In the 1910s, New York–based filmmakers were attracted to Jacksonville's warm climate, exotic locations, excellent rail access, and cheap labor. Over the course of the decade, more than 30 silent film studios were established, earning Jacksonville the title of "Winter Film Capital of the World". However, the emergence of Hollywood as a major film production center ended the city's film industry. One converted movie studio site, Norman Studios, remains in Arlington; It has been converted to the Jacksonville Silent Film Museum at Norman Studios.[31]

During this time, Jacksonville also became a banking and insurance center, with companies such as Barnett Bank, Atlantic National Bank, Florida National Bank, Prudential, Gulf Life, Afro-American Insurance, Independent Life and American Heritage Life thriving in the business district. The U.S. Navy also became a major employer and economic force during the 1940s, with the construction of three naval bases in the city.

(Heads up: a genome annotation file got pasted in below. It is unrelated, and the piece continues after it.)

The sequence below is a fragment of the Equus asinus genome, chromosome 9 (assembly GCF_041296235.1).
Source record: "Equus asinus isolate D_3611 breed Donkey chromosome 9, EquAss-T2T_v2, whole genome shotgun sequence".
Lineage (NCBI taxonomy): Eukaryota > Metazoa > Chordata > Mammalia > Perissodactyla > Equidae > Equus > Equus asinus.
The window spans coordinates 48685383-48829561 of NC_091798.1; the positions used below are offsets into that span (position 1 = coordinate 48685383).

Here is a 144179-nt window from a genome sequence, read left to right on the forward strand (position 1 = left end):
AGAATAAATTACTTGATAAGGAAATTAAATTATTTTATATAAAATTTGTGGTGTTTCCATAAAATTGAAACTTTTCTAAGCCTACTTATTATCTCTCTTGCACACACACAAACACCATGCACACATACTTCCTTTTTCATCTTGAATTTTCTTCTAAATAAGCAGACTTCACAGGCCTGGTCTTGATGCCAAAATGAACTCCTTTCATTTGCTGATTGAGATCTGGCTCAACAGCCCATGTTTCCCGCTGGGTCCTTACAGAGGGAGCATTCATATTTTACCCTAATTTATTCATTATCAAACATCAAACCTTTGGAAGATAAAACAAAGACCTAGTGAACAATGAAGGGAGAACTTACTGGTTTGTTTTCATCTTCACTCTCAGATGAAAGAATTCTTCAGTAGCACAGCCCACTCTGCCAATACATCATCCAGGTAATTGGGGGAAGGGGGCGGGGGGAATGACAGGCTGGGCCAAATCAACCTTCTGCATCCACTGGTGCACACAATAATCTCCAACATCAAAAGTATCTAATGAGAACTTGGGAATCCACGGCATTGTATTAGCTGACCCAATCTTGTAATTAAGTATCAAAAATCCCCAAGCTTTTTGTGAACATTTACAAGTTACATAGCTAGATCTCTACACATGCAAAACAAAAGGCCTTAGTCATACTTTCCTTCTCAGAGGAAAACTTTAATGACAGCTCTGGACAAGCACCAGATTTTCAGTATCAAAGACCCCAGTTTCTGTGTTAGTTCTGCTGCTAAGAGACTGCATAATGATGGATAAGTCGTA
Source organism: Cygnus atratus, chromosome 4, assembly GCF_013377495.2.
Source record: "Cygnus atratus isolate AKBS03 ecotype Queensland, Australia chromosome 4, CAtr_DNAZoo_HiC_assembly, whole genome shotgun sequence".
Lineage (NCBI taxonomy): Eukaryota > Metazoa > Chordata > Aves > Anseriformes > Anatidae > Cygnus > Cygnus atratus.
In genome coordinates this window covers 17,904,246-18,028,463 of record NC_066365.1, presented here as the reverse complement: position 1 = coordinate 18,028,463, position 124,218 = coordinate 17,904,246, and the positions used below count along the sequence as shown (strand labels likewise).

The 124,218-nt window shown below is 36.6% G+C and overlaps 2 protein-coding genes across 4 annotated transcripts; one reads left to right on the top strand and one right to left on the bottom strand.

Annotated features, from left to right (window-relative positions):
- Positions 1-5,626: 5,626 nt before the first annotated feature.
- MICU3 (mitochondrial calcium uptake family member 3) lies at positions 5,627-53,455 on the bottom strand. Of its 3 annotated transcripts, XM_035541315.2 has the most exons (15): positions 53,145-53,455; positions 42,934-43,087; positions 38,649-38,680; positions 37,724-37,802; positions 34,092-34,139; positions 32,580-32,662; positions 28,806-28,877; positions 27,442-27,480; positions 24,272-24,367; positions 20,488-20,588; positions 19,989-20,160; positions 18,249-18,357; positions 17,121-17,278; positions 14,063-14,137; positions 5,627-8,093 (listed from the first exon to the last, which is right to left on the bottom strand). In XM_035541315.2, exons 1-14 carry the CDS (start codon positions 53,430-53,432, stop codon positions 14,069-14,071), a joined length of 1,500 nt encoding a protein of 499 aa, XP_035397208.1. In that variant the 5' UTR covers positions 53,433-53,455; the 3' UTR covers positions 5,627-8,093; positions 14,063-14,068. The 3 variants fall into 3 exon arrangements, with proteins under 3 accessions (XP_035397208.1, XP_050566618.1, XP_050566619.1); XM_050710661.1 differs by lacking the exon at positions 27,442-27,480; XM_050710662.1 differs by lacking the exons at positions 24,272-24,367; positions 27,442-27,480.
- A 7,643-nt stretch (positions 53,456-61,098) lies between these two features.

Jacksonville, like most large cities in the United States, suffered from negative effects of rapid urban sprawl after World War II. The construction of highways led residents to move to newer housing in the suburbs. After World War II, the government of the city of Jacksonville began to increase spending to fund new public building projects in the boom that occurred after the war. Mayor W. Haydon Burns' Jacksonville Story resulted in the construction of a new city hall, civic auditorium, public library and other projects that created a dynamic sense of civic pride. However, the development of suburbs and a subsequent wave of middle class "white flight" left Jacksonville with a much poorer population than before. The city's most populous ethnic group, non-Hispanic white,[32] declined from 75.8% in 1970 to 55.1% by 2010.[33]